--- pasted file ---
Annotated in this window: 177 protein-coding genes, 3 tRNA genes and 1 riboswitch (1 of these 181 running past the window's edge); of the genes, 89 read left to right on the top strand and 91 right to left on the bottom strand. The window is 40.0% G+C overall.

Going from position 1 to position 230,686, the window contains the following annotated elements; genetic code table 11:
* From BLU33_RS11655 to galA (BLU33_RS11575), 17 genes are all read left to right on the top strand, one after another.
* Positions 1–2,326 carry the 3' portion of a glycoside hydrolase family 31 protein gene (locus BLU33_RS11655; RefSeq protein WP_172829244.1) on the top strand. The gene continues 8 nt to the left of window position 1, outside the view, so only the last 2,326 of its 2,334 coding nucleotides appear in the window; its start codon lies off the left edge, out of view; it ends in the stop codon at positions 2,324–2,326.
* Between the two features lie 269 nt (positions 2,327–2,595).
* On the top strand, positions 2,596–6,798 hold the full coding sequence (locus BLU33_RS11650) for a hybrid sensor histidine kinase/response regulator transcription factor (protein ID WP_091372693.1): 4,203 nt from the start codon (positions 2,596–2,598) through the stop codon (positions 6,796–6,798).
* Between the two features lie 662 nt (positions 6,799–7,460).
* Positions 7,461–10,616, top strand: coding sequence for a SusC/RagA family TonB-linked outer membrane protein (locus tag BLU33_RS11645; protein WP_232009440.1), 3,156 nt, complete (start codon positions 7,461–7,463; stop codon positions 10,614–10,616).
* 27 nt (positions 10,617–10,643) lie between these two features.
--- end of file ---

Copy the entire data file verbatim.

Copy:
Annotated in this window: 177 protein-coding genes, 3 tRNA genes and 1 riboswitch (1 of these 181 running past the window's edge); of the genes, 89 read left to right on the top strand and 91 right to left on the bottom strand. The window is 40.0% G+C overall.

Going from position 1 to position 230,686, the window contains the following annotated elements; genetic code table 11:
* From BLU33_RS11655 to galA (BLU33_RS11575), 17 genes are all read left to right on the top strand, one after another.
* Positions 1–2,326 carry the 3' portion of a glycoside hydrolase family 31 protein gene (locus BLU33_RS11655; RefSeq protein WP_172829244.1) on the top strand. The gene continues 8 nt to the left of window position 1, outside the view, so only the last 2,326 of its 2,334 coding nucleotides appear in the window; its start codon lies off the left edge, out of view; it ends in the stop codon at positions 2,324–2,326.
* Between the two features lie 269 nt (positions 2,327–2,595).
* On the top strand, positions 2,596–6,798 hold the full coding sequence (locus BLU33_RS11650) for a hybrid sensor histidine kinase/response regulator transcription factor (protein ID WP_091372693.1): 4,203 nt from the start codon (positions 2,596–2,598) through the stop codon (positions 6,796–6,798).
* Between the two features lie 662 nt (positions 6,799–7,460).
* Positions 7,461–10,616, top strand: coding sequence for a SusC/RagA family TonB-linked outer membrane protein (locus tag BLU33_RS11645; protein WP_232009440.1), 3,156 nt, complete (start codon positions 7,461–7,463; stop codon positions 10,614–10,616).
* 27 nt (positions 10,617–10,643) lie between these two features.